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WRX Spotlight: KBS TD driver shaft

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The skinny: For the first time ever, KBS is adding a driver/wood shaft to the KBS product line (read our full launch story here). The KBS TD is a lighter and stiffer driver/wood shaft with characteristics of the original KBS feel. It is the perfect complement to their already proven performance-driven line of golf shafts. According to founder Kim Braly, “TD is the culmination of my years of shaft design being put into the most exciting club in your bag. The KBS TD will change the way you look at driver shafts.”

Our take on KBS TD shafts

The TD series is really a shaft connoisseurs dream; allowing not only a range of weights (40 to 80 grams) and stiffness 1-5 (yes numbers, not letters) but also up to four inches of tipping. This is an important nuance because with the right equipment and expertise, shafts can be very specifically matched to players.

For testing, KBS provided three shafts. To help me, I enlisted the help of my friend (and world-class fitter) Lyndon Wilson. Lyndon, owner of Golf Studio 360 at Orange County National in Orlando, Florida, is a world class fitter and builder with a resume that includes working with a wealth of PGA Tour players. Together with a FlightScope and Digiflex 2.0.

The first thing that struck us was the quality of the product: the shafts had tight specs on frequency and weight (no surprise here!). However what was really cool was Lyndon’s ability to move frequency slightly to really create shafts that would be tailored to my game. Based on our relationship, which includes playing a lot of golf together, he made up two shafts

  1.  50g, category 2 tipped an inch to play 6.0 to test in my driver at 45 inches
  2. 69g, category 2, not tipped and playing 5.5 for my 3 wood to test at 43.5 inches

Side note: watching Lyndon work, it is clear that these shafts, in the right hands, offer fitters a tremendous opportunity to perfectly fit each and every player.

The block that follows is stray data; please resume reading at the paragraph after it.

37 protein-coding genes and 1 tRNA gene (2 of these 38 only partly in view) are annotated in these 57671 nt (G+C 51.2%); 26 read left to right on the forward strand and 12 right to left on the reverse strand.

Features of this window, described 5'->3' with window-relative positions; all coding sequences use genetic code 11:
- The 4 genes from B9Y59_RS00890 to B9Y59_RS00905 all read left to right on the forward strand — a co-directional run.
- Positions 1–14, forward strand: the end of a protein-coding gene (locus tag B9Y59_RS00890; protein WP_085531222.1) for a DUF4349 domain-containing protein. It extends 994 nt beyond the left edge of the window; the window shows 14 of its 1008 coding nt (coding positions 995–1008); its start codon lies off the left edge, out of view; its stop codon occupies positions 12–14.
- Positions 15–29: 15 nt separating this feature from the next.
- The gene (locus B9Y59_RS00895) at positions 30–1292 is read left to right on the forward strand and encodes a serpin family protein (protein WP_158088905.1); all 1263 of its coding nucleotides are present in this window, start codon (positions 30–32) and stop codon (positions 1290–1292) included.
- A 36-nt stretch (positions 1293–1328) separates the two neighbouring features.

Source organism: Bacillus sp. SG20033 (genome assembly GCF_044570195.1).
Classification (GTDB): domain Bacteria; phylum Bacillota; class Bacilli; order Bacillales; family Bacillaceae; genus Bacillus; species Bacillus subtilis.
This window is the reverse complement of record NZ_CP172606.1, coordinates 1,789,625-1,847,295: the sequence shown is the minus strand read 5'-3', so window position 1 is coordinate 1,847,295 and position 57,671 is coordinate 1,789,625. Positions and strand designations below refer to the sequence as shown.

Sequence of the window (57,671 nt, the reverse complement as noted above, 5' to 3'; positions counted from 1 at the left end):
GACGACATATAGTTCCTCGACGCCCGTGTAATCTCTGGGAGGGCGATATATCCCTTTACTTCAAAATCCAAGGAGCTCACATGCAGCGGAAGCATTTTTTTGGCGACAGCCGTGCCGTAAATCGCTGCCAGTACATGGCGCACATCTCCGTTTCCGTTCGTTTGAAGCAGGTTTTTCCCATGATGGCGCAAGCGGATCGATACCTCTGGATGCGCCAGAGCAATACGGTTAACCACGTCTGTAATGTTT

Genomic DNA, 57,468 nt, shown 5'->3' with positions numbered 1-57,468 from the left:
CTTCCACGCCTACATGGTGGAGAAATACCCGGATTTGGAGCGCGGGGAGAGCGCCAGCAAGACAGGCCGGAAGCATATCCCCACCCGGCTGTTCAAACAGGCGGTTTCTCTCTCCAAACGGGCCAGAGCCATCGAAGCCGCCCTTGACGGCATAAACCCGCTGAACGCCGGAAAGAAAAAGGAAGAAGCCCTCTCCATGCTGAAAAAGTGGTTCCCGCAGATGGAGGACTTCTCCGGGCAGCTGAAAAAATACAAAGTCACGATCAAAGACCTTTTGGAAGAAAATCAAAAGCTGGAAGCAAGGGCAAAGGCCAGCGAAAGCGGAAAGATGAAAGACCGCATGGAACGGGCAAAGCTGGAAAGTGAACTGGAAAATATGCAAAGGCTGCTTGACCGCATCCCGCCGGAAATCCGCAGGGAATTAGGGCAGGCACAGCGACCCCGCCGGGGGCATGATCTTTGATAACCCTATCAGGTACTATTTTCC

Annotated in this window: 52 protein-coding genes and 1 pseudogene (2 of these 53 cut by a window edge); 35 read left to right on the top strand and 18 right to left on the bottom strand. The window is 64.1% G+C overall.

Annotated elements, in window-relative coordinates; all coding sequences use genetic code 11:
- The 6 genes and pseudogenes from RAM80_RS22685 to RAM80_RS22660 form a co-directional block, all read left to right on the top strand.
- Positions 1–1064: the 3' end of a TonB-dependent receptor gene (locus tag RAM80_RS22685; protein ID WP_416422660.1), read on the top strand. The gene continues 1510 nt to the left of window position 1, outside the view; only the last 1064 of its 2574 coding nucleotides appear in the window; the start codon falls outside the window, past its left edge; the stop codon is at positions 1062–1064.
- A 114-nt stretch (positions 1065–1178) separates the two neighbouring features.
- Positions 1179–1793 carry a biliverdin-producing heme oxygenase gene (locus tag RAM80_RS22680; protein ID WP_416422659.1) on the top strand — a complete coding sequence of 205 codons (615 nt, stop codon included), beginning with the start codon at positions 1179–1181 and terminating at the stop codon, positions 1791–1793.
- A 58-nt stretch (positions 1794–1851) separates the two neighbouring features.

But there’s still the big (and most important) question: how did it work? As one would expect, this is where KBS shines; performance.

In my opinion, KBS has hit another home run: producing a high-quality product that maximizes feel and consistency.

For more on the KBS TD shafts, check out Ryan Barath’s launch story. 

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2 Comments

2 Comments

  1. Fraser

    Nov 2, 2019 at 3:46 am

    That is THE most uninformative, worst written piece I have ever seen on this website. I would know more about the shaft by just looking at the picture than by reading what was wrote. No talk of what the shaft is like other than it “maximizes feel and consistency”. Gee thanks. The author should be embarrassed.

    • Ben Alberstadt

      Nov 2, 2019 at 3:09 pm

      I’m sorry you feel that way. Please read our launch feature linked multiple times in the article for more nuanced information. The WRX Spotlight Series complements the features; no article therein is expected to contain the information included in our launch stories.

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Equipment

Forum Thread of the Day: “Courses that are now obsolete on Tour due to power in the game?”

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Today’s Forum Thread of the Day comes from Titleist99 who asks WRXers if they feel some golf courses are now obsolete on Tour due to the ever-growing power element in the game. Some of our members list tracks which they think will struggle to host majors again, while others explain why they feel every famous course still has its place on the calendar.

Here are a few posts from the thread, but make sure to check out the entire discussion and have your say at the link below.

  • oikos1: “The courses aren’t obsolete because most fans enjoy seeing a course overpowered. Golf traditionalists may not like it but just look at other sports today. Sure, a no-no, once it gets to the 7th becomes interesting, but most fans want to see homers and runs scored. Same in basketball, no one wants a pro game ending at 60-54 and football clearly is shooting for high scoring passing affairs. The majority of golf fans just don’t want to watch pro’s grind it out every week. They want to cheer for birdies and eagles. They want to see if the impossible is possible, the potential for crazy good. Bring on the 54 in golf! So no, golf courses aren’t becoming obsolete. PGA Tour attendance has been on the rise the last three years. If anything, they are looking at ways to make the events bigger and will seek venues that allow for just that.”